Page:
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In developed countries, at least 38–54% of patients with heart failure show preserved left ventricular (LV) ejection fraction.1–3 The prevalence of heart failure with preserved ejection fraction (HFPEF) is steadily increasing and its prognosis is poor.1–3 LV diastolic dysfunction, either alone or in combination with other factors (figure 1), is the major underlying mechanism of HFPEF.3–5 In the general population, the presence of even mild clinical diastolic dysfunction has been associated with pronounced increases in all cause mortality.6 Hence, the diagnosis of clinical (prognostic) diastolic dysfunction leading to HFPEF is of critical importance.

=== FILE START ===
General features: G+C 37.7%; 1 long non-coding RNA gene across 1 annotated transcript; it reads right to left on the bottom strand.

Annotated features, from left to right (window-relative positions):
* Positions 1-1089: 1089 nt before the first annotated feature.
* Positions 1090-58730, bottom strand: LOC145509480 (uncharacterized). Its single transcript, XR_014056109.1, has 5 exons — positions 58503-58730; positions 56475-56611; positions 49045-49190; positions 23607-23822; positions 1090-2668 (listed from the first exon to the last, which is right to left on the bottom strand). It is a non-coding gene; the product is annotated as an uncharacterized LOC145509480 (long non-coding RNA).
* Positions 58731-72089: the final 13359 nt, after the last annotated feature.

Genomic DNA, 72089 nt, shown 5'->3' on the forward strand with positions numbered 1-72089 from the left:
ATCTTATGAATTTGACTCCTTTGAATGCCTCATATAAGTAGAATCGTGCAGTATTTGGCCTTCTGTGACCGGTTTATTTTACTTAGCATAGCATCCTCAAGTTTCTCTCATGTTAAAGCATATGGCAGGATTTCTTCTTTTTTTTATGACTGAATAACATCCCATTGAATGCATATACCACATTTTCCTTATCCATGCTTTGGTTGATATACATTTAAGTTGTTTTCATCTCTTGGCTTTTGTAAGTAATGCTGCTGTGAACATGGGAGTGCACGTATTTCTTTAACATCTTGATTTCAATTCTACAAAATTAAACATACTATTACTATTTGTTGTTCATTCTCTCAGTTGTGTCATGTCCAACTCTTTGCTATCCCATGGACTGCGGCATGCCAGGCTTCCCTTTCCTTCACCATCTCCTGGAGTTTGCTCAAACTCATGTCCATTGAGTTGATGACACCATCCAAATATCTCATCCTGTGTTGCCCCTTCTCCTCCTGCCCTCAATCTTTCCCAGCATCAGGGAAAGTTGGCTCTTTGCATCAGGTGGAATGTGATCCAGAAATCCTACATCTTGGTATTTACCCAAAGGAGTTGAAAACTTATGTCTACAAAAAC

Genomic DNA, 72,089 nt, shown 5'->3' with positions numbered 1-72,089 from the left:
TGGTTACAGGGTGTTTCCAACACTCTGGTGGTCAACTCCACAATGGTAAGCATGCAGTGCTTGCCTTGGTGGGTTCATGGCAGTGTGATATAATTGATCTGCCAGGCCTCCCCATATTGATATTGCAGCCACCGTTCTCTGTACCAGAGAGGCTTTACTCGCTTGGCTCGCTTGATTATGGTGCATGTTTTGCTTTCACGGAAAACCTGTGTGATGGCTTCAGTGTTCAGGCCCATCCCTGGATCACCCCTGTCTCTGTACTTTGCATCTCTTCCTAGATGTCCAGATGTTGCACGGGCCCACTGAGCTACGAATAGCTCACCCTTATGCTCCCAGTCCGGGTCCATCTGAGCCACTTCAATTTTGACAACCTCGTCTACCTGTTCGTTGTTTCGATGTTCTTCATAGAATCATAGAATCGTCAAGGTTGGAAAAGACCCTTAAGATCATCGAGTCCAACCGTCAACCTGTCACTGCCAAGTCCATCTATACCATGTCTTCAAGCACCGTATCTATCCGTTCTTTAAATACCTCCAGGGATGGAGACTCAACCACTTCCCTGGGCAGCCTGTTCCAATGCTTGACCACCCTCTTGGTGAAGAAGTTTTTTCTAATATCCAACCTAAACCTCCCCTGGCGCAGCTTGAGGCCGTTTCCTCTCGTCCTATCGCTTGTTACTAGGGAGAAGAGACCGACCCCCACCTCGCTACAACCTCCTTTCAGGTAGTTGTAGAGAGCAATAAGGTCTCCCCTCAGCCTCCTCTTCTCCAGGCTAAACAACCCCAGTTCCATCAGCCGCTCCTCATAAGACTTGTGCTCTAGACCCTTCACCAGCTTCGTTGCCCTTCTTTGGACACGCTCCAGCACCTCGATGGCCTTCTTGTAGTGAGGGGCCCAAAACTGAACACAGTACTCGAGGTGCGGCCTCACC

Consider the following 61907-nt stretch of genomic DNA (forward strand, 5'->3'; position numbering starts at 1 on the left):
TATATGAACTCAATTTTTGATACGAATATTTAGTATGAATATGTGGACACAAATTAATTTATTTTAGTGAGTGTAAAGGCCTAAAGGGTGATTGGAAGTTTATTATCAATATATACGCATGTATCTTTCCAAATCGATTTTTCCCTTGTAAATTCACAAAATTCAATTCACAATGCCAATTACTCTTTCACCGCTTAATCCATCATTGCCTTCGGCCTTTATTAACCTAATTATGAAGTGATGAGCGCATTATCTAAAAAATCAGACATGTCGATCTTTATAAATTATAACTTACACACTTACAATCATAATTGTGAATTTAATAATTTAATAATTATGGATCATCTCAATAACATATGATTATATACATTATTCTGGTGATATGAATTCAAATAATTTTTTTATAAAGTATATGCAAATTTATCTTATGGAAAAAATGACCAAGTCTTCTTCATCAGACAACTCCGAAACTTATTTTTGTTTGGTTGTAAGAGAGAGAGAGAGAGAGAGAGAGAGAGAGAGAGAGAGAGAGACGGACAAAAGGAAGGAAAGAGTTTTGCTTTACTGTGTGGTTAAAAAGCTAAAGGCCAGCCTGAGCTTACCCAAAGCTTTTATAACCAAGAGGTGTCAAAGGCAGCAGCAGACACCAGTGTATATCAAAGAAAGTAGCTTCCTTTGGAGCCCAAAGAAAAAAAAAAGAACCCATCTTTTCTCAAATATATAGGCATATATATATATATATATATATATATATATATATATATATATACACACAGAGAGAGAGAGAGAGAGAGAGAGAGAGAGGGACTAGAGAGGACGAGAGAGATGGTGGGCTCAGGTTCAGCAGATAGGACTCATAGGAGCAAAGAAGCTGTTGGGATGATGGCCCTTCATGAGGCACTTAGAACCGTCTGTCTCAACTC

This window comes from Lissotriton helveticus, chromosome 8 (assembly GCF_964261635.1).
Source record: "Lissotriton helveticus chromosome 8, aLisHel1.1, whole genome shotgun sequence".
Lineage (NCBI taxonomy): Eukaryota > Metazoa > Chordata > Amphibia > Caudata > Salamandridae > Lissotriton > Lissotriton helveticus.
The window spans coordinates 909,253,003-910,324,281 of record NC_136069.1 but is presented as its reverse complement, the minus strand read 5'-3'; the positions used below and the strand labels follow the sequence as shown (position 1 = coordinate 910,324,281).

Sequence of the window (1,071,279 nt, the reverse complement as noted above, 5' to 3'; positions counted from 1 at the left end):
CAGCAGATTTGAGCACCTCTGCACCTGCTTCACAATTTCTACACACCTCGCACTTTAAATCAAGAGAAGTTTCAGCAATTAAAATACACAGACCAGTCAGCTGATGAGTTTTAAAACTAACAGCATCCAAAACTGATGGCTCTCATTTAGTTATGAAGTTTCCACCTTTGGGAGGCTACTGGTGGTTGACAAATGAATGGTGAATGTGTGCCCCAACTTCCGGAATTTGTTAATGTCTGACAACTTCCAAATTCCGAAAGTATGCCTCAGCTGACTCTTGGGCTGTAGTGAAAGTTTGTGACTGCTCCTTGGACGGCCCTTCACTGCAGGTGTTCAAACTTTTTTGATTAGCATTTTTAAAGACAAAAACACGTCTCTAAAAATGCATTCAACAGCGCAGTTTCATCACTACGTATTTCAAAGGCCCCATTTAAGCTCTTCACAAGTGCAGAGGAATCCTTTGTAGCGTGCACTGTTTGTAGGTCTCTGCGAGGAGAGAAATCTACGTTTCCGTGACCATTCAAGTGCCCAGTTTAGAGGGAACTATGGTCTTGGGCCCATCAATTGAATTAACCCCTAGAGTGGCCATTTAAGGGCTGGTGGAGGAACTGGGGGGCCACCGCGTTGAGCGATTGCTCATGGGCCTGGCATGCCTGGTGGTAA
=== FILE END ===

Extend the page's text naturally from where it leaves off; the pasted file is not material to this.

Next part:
The European Society of Cardiology guidelines based definition of HFPEF requires a presence of signs and symptoms of heart failure, preserved LV ejection fraction of a non-dilated left ventricle, and evidence of diastolic dysfunction (impaired LV relaxation or increased LV diastolic stiffness) with elevated LV filling pressures.3 LV diastolic dysfunction and filling pressures can be assessed non-invasively using Doppler echocardiography.7 This article will focus on the clinical use of Doppler echocardiography in the diagnosis of …
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